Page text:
A Bad Year for Tomatoes

Performance Review (adapted from the December 2014 Newsletter)

It well may have been A Bad Year for Tomatoes but it was good comedy at the Jubilee Hall, Bierton on 16th- 18th April when this light-hearted farce by John Patrick was staged with an excellent cast of Jubilee Players.

Congratulations to Alf Rogers for his choice of play and directing skills. He did have some luck when, about to transfer the play's location from the United States to northern England, a talented American actress appeared at the auditions, keen to participate!

This was Amber Kendrick, and she played the pivotal character Myra Marlowe, a bored television actress, with immense confidence and comic timing, holding the show together with great maturity - and her American accent was perfect!

Hannah Rogers, Christine Garvey and Emily Patricia Westlake, played Myra's nosy neighbours Cora Gump, Reba Harper and Willa Mae Wilcox, respectively, making the most of the sharp and witty dialogue to keep the audience on its toes. Emily did very well as the weird new-age clairvoyant, both looking and playing the part to perfection.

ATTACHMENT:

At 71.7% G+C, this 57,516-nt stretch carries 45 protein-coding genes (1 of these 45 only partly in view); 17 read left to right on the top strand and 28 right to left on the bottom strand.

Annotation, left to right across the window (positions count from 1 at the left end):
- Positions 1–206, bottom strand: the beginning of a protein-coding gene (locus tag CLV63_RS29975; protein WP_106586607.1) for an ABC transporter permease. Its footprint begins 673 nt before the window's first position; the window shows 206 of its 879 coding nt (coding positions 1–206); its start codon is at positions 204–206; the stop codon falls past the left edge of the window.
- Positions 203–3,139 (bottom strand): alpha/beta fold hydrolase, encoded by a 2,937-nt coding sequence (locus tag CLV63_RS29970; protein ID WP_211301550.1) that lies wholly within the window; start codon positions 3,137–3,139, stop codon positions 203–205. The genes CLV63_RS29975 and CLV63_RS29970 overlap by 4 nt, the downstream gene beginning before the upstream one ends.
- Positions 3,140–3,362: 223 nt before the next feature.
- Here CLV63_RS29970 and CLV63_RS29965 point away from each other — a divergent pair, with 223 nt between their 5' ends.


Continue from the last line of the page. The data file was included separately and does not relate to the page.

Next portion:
Myra's long-time agent Tom Lamont was played with urbane irony by the consistently accomplished Gareth Barton, and Piney, the laconic local backwoodsman type, was played perfectly for comic effect by Gordon Bishop. Jack Rootes, making his debut with the Players, ably portrayed the macho sheriff of the town.

On the production side, we welcomed newcomer Cara Hamilton as stage manager, backed by a crew consisting of Andy Capjon, Bob Taylor and John Tunley, all of whom also assisted on set construction, along with Gareth Barton, Alf Rogers and sound and lighting technicians Paul Styles and Spyke Stainton. Paul worked some very impressive magic on this production - with a tape recorder! Patti Reed exercised her make-up skills to good effect, and Linda Wattley took very able care of the props.

At front of house were Margaret Curtis, Cara Hamilton, Patti Reed, Anna Rogers, Mary Styles, Sue Taylor and Moira Watts, all of whom also assisted with the dishing out of the nosh organised with seemingly effortless ability by Ann Pollard.

It's a pity that there were not more people attending this supper/theatre entertainment, which would have rendered it even more successful! However, notwithstanding a lack of full houses, from the proceeds we were able to make a donation of £100 to the mental health charity MIND.